Russian Politics and Society

By Richard Sakwa | Go to book overview

7Electoral politics

For forms of government let fools contest,

That which is best administered is best.

(Alexander Pope) 1

Elections play a crucial part in the development of a democratic society, but in and of themselves they do not denote the achievement of democracy, defined as popular control over the executive through effective representation in a legislature. The years between 1989-2001 saw ten competitive national elections and three national referendums. In that time the institutional contours of Russian electoralism have become established, certain behavioural patterns have emerged that are repeated from one electoral cycle to the next, and the legitimacy of the new political order has been firmly rooted in the popular validation achieved through the ballot box. Russia's electoral politics, however, are constrained and relatively isolated from power relations. In terms of succession, changes of government and even the presidency appear disconnected from the outcome of elections. In terms of accountability, both at the federal and regional level, elections have been rather more free than fair, with the electoral process often distorted by asymmetries in financial, administrative and power resources.


The experience of elections

Despite flaws in their conception and implementation, elections have nevertheless played an important part in the development of Russian democracy. Unlike most other post-communist countries, relatively free elections were held in Russia some two years before the fall of communism. This gave rise to a peculiar amalgamation of the structures and elites of the old regime with a novel legitimacy derived from their partial adaptation to democratic electoral politics. This hybrid system, in which change was led largely from within the system itself, marginalised the democratic insurgency and helped insulate the regime from the usual effects of electoral politics. Below we shall briefly review the experience of elections in Russia, and then analyse some of their key features. 2


The emergence of electoral politics

Competitive, if not yet multi-party, elections were the centrepiece of Gorbachev's liberalisation programme. Rather than re-legitimising the Soviet system, however,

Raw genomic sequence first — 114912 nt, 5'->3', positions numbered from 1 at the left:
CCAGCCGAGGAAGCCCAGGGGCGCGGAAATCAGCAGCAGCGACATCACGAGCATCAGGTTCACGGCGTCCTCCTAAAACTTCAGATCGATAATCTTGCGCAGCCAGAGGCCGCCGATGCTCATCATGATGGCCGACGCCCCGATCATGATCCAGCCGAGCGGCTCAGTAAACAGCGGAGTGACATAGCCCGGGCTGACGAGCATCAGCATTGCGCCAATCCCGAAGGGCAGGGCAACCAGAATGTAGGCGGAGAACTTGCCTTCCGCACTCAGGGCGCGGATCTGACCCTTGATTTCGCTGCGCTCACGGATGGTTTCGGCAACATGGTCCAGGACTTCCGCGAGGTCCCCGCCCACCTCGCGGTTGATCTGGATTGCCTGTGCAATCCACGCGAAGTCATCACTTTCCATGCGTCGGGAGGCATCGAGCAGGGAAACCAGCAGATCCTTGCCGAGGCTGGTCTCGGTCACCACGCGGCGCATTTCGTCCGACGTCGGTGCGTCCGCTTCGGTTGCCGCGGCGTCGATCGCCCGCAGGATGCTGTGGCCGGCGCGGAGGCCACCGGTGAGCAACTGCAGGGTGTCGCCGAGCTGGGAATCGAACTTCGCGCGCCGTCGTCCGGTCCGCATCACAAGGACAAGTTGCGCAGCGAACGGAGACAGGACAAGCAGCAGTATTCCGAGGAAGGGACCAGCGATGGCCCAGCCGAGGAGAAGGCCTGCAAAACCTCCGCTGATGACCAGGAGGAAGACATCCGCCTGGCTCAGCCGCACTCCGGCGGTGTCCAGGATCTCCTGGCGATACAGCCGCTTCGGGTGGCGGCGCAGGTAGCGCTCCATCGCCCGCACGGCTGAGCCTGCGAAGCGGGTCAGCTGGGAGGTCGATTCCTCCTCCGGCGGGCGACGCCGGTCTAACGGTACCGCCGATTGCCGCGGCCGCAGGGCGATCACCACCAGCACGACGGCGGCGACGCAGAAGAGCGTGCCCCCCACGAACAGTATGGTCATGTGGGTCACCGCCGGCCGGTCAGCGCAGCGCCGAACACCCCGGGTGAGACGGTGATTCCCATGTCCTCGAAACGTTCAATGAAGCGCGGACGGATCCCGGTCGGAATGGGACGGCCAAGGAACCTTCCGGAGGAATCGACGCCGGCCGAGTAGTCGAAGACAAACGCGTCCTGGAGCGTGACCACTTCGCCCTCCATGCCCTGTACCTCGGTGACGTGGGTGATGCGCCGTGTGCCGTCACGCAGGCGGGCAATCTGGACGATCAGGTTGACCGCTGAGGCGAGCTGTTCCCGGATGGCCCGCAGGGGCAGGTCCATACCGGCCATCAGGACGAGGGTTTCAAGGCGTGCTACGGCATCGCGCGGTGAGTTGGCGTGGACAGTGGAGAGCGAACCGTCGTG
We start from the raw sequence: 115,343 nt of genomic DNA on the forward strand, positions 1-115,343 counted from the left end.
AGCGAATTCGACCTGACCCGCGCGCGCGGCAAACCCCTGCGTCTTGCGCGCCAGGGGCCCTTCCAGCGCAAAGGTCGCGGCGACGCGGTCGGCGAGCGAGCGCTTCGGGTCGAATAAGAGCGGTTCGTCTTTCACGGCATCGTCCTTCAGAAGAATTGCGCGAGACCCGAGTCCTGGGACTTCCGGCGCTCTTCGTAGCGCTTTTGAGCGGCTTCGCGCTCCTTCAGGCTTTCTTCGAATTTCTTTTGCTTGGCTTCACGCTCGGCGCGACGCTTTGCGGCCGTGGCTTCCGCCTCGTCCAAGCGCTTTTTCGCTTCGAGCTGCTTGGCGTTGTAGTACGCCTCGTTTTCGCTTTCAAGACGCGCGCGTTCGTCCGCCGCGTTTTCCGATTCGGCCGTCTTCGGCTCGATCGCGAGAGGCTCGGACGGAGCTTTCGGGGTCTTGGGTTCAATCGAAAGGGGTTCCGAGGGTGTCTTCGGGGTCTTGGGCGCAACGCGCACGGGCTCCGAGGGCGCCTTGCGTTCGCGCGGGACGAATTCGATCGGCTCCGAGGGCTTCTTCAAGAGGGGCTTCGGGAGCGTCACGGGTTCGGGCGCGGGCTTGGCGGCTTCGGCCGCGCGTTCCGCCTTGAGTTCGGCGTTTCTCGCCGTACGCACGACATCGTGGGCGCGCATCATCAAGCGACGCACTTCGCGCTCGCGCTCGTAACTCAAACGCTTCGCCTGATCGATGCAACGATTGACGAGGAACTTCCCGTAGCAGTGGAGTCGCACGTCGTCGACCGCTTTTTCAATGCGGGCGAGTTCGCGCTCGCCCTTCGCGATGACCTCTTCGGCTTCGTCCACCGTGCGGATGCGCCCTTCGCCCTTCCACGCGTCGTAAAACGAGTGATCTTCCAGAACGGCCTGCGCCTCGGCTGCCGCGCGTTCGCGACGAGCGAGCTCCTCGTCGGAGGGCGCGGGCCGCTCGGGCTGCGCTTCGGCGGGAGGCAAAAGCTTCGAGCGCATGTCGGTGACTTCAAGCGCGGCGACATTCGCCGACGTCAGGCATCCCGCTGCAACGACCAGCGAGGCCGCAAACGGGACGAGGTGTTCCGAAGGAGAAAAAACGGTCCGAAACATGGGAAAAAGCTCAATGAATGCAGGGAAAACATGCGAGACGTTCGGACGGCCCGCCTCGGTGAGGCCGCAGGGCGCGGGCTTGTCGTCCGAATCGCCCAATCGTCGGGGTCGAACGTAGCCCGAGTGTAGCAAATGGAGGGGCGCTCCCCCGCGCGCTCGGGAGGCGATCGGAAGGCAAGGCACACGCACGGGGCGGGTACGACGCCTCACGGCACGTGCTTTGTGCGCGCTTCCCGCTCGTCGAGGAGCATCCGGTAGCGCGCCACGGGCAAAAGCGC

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Russian Politics and Society
Table of contents

Table of contents

  • Title Page iii
  • Contents v
  • Figures ix
  • Tables x
  • Preface to the Third Edition xi
  • Acknowledgements xiii
  • Note on Style, Spelling and Transliteration xiv
  • Glossary of Acronyms, Acrostics and Terms xv
  • Part I - The Fall of Communism and the Rebirth of Russia 1
  • 1: Soviet Communism and Its Dissolution 3
  • 2: The Disintegration of the Ussr 27
  • Part II - Political Institutions and Processes 43
  • 3: The New Constitutional Order 45
  • 4: Law and Society 72
  • 5: The Executive 98
  • 6: The Legislature 125
  • 7: Electoral Politics 140
  • 8: Party Development 172
  • Part III - Federalism, Regionalism and Nationalism 201
  • 9: Federalism and the State 203
  • 10: Regional and Local Politics 224
  • 11: National Identity and State-Building 254
  • Part IV - Economy and Society 277
  • 12: Marketising the Economy 279
  • 13: Society and Social Movements 305
  • 14: Cultural Transformation 331
  • Part V - Foreign Policies 347
  • 15: Foreign Policy 349
  • 16: Commonwealth, Community and Fragmentation 375
  • 17: Defence and Security Policy 396
  • Part VI - Dilemmas of Democratisation 423
  • 18: Problems of Transition 425
  • 19: Pluralism, Elites, Regime and Leadership 445
  • 20: Democracy in Russia 463
  • Notes 475
  • Select Bibliography 524
  • Index 527
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